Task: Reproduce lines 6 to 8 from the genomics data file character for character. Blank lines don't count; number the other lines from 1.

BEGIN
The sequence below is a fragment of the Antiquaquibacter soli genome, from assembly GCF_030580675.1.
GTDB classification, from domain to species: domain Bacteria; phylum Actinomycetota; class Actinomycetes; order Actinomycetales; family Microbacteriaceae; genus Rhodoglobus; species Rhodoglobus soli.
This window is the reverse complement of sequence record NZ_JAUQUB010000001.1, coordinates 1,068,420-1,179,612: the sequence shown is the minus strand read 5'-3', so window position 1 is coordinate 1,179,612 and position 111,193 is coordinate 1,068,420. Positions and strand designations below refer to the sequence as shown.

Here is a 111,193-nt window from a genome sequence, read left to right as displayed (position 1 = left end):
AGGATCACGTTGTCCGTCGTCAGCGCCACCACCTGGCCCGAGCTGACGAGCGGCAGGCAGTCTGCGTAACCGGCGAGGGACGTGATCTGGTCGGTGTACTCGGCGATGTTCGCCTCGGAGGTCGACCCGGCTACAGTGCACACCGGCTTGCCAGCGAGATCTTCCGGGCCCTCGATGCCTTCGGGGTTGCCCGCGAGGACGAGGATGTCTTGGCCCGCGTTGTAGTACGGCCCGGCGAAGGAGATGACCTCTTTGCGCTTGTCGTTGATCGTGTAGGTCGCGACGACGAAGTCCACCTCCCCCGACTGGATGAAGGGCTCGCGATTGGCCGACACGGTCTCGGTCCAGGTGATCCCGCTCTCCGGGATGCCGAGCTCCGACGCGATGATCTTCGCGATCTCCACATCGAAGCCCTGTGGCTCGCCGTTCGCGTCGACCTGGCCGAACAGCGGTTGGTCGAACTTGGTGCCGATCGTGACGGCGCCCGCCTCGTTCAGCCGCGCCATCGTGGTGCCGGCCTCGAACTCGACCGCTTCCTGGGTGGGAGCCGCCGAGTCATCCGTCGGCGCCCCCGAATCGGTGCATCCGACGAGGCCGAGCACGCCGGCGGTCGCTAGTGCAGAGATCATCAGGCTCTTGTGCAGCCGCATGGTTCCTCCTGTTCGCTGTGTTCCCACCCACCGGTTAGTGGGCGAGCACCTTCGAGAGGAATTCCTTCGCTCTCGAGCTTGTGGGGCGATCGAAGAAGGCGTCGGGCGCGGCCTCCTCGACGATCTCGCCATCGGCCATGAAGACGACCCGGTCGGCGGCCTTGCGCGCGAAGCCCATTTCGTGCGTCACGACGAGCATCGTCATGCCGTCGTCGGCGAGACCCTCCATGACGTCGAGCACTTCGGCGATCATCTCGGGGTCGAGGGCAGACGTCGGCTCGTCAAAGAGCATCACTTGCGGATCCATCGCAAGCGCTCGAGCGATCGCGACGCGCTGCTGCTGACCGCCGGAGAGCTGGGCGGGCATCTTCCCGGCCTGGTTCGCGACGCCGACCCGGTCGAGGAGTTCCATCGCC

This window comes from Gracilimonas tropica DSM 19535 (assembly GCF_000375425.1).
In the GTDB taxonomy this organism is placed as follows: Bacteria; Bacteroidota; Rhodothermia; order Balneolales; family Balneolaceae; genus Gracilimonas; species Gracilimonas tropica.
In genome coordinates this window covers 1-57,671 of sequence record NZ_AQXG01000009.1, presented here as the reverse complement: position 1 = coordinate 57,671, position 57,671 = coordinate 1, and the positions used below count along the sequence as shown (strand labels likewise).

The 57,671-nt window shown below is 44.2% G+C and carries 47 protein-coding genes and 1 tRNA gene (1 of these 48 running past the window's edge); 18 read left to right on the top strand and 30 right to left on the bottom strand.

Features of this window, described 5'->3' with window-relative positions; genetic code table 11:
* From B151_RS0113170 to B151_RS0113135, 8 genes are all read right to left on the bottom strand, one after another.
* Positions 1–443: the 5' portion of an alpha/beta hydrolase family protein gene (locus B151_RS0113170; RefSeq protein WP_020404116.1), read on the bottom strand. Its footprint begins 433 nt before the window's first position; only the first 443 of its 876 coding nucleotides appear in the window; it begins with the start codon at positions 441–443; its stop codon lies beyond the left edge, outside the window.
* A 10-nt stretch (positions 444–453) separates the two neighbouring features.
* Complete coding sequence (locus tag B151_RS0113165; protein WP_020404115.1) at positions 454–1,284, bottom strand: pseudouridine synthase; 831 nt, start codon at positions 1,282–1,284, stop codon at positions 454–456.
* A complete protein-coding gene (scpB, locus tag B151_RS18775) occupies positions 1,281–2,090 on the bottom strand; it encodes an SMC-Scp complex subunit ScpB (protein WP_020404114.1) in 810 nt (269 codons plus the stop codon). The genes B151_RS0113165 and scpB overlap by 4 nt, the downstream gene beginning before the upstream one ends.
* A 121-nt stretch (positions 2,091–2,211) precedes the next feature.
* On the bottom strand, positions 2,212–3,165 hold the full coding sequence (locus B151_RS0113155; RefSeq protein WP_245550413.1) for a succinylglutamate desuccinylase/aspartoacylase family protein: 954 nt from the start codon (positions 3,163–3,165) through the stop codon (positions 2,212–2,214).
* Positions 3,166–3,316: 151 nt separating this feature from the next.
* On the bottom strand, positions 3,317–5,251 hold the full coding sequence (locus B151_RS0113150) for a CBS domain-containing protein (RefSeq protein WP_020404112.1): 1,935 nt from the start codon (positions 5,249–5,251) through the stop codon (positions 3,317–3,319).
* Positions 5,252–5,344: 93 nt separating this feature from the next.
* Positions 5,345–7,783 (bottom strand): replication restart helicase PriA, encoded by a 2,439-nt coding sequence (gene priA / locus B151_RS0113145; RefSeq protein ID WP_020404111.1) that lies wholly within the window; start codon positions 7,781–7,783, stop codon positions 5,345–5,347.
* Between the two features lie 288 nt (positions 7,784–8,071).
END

This window comes from Gracilimonas tropica DSM 19535 (assembly GCF_000375425.1).
In the GTDB taxonomy this organism is placed as follows: Bacteria; Bacteroidota; Rhodothermia; order Balneolales; family Balneolaceae; genus Gracilimonas; species Gracilimonas tropica.
In genome coordinates this window covers 1-57,671 of sequence record NZ_AQXG01000009.1, presented here as the reverse complement: position 1 = coordinate 57,671, position 57,671 = coordinate 1, and the positions used below count along the sequence as shown (strand labels likewise).